Easy heroism

A Harvard demonstration produces cheap thrills

Issue: "Attack and dissent," May 19, 2001

You want heroes? Take a peek inside Massachusetts Hall." That was the lead on a recent column by Bob Herbert of The New York Times. He was praising 35 students for occupying Harvard University's central administration building on April 18 and refusing to leave. (They finally did leave on May 8.) But how exactly were they heroes?

Maybe their cause was good: The demonstrators gave interviews to adoring journalists about Harvard's obligation to raise the wages of employees who make less than $10.25 per hour. Their sit-in, however, had huge support. The students received food from administrators, laud and honor from television networks, and opportunities to make up any tests they miss. The Los Angles Times reported that as one student leaned out the window, "his government professor inquired: 'Got everything you need? Books? Class outlines? Deodorant?'"

Reporters and pundits eager to relive the late '60s to early '70s glory days of student activism praised this protest. But give us a break, please. I was in college during those days and they weren't so glorious. This month is the 30th anniversary of a five-day hunger strike that I and some other Yale students went on in 1971 as we camped outside the administration building, also in support of low-paid university employees.

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In return for being hungry on the first and second days-the third, fourth, and fifth weren't bad at all-we received great coverage from journalists and great sympathy from professors and administrators. By day we read Karl Marx. At night we could watch the Marx Brothers, thanks to the Yale Film Society which projected films for us. The university health service provided a glucose solution to any growing faint.

What I could not read at that point was the story of a real hero, Armando Valladares, because he was being held incommunicado in one of Fidel Castro's prisons. Only in 1988, when Mr. Valladares testified before the UN's Commission on Human Rights, did I learn what he went through as a political prisoner not for five days or several weeks but for 22 years.

He told how one of his friends, Roberto Lopez Chavez, "went on a hunger strike to protest abuses. The guards denied him water. Roberto, on the floor of his punishment cell, delirious and in agony, asked only for water ... water. The guards entered his cell and asked: You want water? They urinated into his mouth and onto his face. He died the following day."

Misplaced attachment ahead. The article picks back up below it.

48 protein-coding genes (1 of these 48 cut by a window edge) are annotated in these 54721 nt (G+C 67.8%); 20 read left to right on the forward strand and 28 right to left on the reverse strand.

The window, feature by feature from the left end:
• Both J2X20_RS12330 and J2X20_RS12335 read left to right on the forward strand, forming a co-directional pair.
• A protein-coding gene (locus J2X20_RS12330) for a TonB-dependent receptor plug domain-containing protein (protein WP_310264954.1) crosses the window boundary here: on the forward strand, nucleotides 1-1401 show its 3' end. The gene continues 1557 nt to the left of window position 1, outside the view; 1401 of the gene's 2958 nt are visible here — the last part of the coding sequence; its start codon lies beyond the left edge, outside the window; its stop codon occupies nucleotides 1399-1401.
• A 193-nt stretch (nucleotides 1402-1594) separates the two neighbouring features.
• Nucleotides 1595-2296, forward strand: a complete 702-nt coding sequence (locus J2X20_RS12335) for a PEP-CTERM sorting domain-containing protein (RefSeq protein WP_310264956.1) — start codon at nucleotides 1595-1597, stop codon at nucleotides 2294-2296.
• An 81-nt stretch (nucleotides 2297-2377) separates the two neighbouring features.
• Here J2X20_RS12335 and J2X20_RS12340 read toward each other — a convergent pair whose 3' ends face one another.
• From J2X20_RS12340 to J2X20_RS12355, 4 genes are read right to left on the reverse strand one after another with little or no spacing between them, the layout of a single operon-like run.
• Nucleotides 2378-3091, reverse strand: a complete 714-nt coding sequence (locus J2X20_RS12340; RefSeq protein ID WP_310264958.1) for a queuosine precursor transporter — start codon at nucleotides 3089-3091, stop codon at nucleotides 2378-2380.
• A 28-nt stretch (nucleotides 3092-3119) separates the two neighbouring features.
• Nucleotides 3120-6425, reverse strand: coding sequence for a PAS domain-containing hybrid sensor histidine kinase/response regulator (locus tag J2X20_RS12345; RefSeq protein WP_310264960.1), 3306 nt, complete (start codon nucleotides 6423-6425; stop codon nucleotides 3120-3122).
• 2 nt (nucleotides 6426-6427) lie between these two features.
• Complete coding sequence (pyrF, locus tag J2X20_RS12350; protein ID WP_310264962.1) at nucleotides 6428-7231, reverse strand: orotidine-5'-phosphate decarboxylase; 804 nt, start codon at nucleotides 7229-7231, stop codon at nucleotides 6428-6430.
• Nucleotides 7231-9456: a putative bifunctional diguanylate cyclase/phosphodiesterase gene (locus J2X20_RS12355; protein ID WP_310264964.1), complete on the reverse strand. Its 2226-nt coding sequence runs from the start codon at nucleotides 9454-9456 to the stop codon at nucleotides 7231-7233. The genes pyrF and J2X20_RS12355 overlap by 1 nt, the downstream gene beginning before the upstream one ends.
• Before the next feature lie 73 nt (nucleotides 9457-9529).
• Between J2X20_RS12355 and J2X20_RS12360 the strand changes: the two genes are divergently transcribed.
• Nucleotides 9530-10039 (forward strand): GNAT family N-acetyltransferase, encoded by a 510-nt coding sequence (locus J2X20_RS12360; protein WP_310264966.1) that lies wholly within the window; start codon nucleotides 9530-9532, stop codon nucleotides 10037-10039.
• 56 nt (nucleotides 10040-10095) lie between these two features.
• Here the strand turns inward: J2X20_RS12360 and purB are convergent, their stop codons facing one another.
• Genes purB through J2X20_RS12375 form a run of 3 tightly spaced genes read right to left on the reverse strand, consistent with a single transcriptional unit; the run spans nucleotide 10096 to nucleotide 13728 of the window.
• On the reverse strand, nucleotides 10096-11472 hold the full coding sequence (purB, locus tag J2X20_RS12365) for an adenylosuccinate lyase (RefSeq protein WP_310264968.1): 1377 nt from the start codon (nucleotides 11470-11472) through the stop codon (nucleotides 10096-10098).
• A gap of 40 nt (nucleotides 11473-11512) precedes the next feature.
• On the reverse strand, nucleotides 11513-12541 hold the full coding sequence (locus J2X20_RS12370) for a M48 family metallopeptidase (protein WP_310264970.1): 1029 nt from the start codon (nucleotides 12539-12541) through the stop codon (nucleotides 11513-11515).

Mr. Valladares told of his own experience "when they had me in a punishment cell, naked, my leg fractured in several places-fractures that were never treated and eventually fused into a mass of deformed bones. Through the wire mesh that covered the cell, the guards would pour over me buckets of urine and excrement that they had collected earlier."

Such abuses went on and on, through "eight thousand days of testing for my religious convictions, my faith, of struggling not to allow the hatred that my atheist guards sought to sow with their bayonets to flower in my heart." Guards sometimes showed him copies of U.S. newspapers like The New York Times with praise of Fidel Castro.

Mr. Valladares testified that one night "a political prisoner named Fernando Lopez del Toro came to my cell. In a tone of despair, he said to me that what hurt the most, out of all of the torment, was that our sacrifice might be in vain. It was not the pain, but the apparent uselessness of enduring it that was defeating Fernando."

Mr. Valladares described how "Fernando climbed up on his bunk, coiled a dirty towel around his neck, and with a sharp piece of metal tore open his skin, searched with his fingers for the jugular vein, and in one stroke cut it. He died a few minutes later. Fernando was the victim of indifference, of silence, of that terrible echoless universe in which, in this century of horrors and violations, so many good men and women die."

Mr. Valladares is a hero. Mr. Lopez del Toro was a hero who could not take it any more, and Mr. Valladares's message to men like him is, "Do not take your life. Liberty will never disappear from the face of the earth."

My comrades 30 years ago were not heroes. We were pampered poodles rubbing up against people who treated us kindly. We read our press coverage and were very full of ourselves. I hope today's Harvard protesters don't take their press clippings seriously.

Marvin Olasky
Marvin Olasky

Marvin is editor in chief of WORLD News Group and the author of more than 20 books, including The Tragedy of American Compassion. Follow Marvin on Twitter @MarvinOlasky.


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